At first glance, it might just seem like the same old news: another florist, another same-sex couple, and another ruling. But what may seem to some as a simple judgment might just be the most important thing that you read today.
It isn’t Barronelle Stutzman’s plea that she is being forced to celebrate same-sex unions against her rights and faith. It isn’t the fact that she was sued. And it certainly isn’t the fact that a judge ruled against her. All of that is par for the course these days.
But what should grab your attention is Benton County Superior Court Judge Alex Ekstrom’s reasoning for ruling against Stutzman: you can believe, but you can’t necessarily practice, religion!
Now on the face of things, that might sound almost reasonable. After all, we live in jihadist times. And we certainly don’t want militant jihadists following the parts of the Koran that tell Muslims to kill all infidels (ie., Quran 2:191-193).
But religious freedom has always carried with it elements of a practiced faith, not just a believing faith.
So if a Christian won’t sell flowers to someone for the purpose of celebrating something that their faith teaches is an abomination, are they to be treated as the jihadist? After all, the same-sex couple had many other flower shops that gladly offered to serve them – some that even offered to give them the flowers for free. Won’t the marketplace take care of this by itself?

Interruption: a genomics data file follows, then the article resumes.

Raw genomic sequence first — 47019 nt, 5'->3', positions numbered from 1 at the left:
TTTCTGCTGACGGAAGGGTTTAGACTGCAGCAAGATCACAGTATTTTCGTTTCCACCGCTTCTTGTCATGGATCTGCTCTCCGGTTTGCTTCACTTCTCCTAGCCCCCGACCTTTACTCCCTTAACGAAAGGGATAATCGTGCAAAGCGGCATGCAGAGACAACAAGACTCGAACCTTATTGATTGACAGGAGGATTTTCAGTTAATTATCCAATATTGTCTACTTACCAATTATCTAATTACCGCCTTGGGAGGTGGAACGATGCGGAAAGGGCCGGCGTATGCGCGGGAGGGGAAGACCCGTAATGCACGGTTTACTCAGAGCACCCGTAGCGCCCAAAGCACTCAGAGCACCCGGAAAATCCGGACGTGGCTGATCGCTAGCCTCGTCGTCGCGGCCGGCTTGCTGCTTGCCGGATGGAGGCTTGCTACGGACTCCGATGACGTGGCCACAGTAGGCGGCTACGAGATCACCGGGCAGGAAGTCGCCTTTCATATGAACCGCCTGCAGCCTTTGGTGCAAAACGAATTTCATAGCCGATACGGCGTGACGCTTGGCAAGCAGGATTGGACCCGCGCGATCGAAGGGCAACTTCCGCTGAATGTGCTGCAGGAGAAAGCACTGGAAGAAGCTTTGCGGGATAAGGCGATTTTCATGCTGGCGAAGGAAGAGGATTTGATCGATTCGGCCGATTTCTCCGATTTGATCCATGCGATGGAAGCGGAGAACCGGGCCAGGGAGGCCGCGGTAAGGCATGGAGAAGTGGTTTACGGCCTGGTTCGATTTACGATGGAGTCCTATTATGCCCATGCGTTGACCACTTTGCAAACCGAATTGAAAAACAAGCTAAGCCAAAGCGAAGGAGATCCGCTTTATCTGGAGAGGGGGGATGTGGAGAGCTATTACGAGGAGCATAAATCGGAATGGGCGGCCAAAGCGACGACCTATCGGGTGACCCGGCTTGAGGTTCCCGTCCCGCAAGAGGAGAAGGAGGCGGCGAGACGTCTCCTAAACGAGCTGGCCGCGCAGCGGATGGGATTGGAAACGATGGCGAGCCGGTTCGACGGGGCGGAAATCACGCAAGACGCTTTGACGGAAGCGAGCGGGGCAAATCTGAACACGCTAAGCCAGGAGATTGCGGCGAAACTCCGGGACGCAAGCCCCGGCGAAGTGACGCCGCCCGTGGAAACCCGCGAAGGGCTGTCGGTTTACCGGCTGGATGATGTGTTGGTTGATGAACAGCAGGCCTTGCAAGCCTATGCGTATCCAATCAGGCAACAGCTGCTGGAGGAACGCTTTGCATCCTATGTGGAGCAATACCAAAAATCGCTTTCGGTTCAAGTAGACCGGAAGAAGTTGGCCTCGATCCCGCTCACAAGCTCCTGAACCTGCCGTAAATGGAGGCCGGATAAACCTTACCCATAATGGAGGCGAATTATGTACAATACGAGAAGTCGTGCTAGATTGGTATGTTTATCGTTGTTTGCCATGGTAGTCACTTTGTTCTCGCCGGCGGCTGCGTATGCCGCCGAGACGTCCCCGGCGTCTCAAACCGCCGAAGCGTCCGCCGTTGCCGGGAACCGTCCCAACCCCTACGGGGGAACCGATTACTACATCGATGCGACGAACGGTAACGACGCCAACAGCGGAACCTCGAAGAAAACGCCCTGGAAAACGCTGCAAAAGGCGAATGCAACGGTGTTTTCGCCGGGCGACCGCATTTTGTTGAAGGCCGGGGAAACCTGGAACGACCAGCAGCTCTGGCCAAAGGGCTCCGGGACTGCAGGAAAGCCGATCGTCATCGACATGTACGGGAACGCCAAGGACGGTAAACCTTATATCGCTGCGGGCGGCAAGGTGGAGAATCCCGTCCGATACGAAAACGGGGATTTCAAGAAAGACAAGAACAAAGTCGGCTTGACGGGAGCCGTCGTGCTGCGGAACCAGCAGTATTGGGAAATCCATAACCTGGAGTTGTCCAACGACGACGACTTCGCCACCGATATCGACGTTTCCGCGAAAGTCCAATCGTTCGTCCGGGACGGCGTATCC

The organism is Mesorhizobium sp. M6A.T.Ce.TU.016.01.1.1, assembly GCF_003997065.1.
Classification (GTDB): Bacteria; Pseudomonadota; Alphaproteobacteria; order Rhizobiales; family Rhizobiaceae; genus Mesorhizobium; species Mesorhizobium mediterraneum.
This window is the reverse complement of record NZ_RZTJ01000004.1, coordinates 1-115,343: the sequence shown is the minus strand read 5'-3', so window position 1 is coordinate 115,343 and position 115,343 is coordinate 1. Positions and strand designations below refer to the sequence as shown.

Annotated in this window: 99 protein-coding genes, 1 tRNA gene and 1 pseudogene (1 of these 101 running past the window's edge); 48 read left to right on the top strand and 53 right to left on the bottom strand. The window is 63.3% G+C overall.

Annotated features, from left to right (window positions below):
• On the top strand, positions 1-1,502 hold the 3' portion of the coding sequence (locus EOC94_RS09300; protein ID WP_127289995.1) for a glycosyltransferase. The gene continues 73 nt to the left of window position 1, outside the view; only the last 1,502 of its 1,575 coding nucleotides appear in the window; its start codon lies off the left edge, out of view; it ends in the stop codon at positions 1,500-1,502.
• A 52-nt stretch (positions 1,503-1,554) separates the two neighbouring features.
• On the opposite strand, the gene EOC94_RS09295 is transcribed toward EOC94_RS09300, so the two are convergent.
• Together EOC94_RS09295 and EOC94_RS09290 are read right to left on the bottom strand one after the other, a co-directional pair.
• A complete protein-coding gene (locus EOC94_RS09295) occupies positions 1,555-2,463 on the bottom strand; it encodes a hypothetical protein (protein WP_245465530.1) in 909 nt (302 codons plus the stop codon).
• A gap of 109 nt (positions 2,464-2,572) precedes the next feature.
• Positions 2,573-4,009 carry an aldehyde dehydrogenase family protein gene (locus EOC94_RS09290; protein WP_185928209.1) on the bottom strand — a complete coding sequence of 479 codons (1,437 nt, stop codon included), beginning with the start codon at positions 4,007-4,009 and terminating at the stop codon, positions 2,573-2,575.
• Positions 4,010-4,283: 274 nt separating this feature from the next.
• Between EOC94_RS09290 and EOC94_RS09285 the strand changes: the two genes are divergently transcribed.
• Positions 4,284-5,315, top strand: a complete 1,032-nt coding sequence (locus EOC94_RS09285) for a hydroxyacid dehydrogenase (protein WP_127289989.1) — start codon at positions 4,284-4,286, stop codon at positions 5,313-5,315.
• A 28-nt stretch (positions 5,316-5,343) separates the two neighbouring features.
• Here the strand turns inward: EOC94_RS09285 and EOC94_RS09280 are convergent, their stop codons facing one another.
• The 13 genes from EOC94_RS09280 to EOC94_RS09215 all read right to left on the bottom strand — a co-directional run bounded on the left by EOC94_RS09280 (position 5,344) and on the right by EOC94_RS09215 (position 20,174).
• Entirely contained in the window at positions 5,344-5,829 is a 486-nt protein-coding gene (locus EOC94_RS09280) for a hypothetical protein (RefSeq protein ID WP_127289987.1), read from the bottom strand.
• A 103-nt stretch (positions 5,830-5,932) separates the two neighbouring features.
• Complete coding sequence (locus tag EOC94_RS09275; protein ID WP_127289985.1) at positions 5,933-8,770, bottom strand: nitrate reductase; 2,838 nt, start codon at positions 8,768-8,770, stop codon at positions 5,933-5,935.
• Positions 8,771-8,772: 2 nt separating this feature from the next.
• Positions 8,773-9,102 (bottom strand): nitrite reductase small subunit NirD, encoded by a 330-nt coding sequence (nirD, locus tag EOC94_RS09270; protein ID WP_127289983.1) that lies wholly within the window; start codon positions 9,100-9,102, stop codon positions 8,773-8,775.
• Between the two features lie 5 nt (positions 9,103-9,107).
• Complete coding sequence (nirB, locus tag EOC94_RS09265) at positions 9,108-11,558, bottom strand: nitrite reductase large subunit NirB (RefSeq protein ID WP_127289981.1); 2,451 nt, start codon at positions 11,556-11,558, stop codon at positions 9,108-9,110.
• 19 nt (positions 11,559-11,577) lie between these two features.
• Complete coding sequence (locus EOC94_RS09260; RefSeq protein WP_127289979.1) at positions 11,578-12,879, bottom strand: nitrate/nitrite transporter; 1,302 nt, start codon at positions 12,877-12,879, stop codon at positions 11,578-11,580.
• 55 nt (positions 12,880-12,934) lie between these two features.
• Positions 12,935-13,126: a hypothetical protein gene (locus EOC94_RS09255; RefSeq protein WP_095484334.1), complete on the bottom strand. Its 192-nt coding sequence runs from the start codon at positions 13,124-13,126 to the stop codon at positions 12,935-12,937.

But what if the flowers weren’t the goal? What if compliance with the law isn’t even the goal? What if faith without works is the goal – an empty belief? And until the practice of the Christian faith is dead, persecution will continue.
Christians who thought they could “coexist” and practice their faith, in this legal environment, are in for a rude awakening.
You see, Ekstrom’s ruling violates a fundamental principle that has been “on the books” for almost 2,000 years. James, the half-brother of Jesus, explained, “Faith, if it has no works, is dead” (James 2:17). In fact, James has harsh words for one who would take Ekstrom’s position: “But are you willing to recognize, you foolish fellow, that faith without works is useless?”
Of course, I preach James, not Ekstrom. And I tell a congregation every Sunday that we need to put our faith into action. We need to have a living, working faith to be a church that is pleasing to God. But if we put those words into practice, have we violated the law? And am I inciting others to violate the law?
Perhaps. But that is no surprise. And James still says, “For just as the body without the spirit is dead, so also faith without works is dead” (James 2:26).